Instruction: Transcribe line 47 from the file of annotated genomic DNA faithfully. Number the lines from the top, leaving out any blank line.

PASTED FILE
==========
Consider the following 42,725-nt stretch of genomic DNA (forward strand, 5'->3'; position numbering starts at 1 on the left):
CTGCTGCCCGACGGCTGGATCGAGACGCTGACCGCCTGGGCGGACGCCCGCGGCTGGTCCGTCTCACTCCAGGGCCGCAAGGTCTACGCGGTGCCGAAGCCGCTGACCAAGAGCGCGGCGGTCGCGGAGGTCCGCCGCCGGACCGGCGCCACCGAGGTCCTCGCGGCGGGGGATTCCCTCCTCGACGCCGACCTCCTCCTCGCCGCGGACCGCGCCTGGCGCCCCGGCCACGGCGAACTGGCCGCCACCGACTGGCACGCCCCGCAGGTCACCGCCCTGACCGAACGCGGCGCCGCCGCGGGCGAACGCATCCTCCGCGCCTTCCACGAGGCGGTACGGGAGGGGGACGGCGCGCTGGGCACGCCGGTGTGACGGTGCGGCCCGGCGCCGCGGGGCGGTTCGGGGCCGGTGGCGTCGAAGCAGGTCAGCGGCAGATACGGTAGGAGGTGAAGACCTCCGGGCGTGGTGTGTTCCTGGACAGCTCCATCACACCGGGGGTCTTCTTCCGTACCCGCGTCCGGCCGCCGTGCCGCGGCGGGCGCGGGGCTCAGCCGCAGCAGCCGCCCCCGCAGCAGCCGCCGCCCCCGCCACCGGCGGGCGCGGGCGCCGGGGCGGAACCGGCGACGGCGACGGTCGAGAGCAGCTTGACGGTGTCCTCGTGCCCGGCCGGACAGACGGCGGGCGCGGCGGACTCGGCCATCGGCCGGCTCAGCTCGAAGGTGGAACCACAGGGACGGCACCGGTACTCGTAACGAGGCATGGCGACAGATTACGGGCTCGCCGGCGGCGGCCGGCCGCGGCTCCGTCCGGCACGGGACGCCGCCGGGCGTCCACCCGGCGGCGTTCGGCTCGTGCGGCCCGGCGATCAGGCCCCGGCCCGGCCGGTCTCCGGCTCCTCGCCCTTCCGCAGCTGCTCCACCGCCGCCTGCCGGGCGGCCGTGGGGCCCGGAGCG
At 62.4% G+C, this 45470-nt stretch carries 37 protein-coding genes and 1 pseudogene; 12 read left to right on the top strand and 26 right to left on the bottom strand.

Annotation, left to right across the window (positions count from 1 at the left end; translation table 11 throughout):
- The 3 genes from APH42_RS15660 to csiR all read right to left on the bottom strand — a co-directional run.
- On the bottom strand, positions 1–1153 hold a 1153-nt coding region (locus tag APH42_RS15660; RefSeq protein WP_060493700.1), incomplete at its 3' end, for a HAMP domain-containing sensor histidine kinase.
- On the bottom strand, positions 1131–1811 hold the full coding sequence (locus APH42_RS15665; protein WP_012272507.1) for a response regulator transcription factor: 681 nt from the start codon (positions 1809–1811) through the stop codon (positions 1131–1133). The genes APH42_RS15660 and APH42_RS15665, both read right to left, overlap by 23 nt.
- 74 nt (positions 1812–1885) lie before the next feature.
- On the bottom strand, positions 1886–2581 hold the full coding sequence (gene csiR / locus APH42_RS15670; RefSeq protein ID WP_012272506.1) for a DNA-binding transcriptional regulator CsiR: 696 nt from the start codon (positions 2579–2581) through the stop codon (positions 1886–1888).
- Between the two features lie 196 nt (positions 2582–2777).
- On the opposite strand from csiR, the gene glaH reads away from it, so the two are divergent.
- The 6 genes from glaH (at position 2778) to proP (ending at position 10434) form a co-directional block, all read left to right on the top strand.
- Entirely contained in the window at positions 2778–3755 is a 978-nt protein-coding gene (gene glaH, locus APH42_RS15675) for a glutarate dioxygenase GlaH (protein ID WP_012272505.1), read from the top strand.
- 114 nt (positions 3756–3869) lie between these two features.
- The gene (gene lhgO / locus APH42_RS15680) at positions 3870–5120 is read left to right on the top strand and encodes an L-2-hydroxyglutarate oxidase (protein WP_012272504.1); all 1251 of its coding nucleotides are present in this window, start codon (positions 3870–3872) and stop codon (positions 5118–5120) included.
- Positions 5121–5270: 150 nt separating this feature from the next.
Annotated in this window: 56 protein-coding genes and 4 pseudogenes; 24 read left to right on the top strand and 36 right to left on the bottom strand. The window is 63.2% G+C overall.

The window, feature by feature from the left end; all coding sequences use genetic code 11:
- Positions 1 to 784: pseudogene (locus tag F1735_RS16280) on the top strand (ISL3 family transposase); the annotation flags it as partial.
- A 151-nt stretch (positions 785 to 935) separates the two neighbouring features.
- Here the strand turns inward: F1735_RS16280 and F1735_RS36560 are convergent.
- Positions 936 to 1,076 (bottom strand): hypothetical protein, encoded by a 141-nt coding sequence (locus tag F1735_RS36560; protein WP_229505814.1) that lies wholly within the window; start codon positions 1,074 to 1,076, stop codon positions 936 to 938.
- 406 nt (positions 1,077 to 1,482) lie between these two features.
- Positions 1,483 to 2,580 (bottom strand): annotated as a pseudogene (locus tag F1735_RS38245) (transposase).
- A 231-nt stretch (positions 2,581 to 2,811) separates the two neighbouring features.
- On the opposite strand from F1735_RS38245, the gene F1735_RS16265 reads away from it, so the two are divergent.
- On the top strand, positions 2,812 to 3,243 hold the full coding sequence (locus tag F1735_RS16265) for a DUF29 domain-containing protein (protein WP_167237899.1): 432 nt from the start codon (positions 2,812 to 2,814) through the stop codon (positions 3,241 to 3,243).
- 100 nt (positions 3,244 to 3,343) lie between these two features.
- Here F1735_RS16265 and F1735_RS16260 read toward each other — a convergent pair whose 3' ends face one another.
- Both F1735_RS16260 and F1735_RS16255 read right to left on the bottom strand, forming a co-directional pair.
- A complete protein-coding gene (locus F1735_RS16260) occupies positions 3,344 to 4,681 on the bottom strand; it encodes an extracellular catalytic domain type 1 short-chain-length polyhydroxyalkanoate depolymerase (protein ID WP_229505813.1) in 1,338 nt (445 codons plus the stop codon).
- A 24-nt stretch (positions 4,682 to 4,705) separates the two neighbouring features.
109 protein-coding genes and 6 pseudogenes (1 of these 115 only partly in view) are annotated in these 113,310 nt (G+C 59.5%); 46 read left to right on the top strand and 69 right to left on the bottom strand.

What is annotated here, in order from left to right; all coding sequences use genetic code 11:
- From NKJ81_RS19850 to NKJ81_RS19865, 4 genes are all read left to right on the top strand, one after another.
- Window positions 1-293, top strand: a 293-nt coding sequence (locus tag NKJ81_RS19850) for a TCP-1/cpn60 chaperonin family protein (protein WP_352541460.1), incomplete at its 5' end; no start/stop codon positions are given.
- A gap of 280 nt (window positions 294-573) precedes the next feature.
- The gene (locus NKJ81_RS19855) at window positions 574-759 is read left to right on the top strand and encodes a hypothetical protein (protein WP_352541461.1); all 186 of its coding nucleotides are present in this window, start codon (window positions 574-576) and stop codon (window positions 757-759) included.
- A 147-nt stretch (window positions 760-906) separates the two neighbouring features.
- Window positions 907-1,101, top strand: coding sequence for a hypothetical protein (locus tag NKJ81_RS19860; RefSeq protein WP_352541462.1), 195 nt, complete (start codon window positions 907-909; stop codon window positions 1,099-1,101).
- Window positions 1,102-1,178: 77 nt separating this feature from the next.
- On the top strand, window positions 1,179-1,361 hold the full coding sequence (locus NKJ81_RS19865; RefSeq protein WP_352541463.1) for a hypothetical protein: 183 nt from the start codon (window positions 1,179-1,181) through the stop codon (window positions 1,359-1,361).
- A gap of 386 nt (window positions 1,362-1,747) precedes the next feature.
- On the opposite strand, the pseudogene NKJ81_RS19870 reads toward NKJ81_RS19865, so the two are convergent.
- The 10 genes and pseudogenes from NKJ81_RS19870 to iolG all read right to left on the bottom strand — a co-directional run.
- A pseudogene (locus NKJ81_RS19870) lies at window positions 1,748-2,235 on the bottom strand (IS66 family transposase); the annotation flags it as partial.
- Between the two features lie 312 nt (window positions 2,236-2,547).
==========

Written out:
- Between the two features lie 312 nt (window positions 2,236-2,547).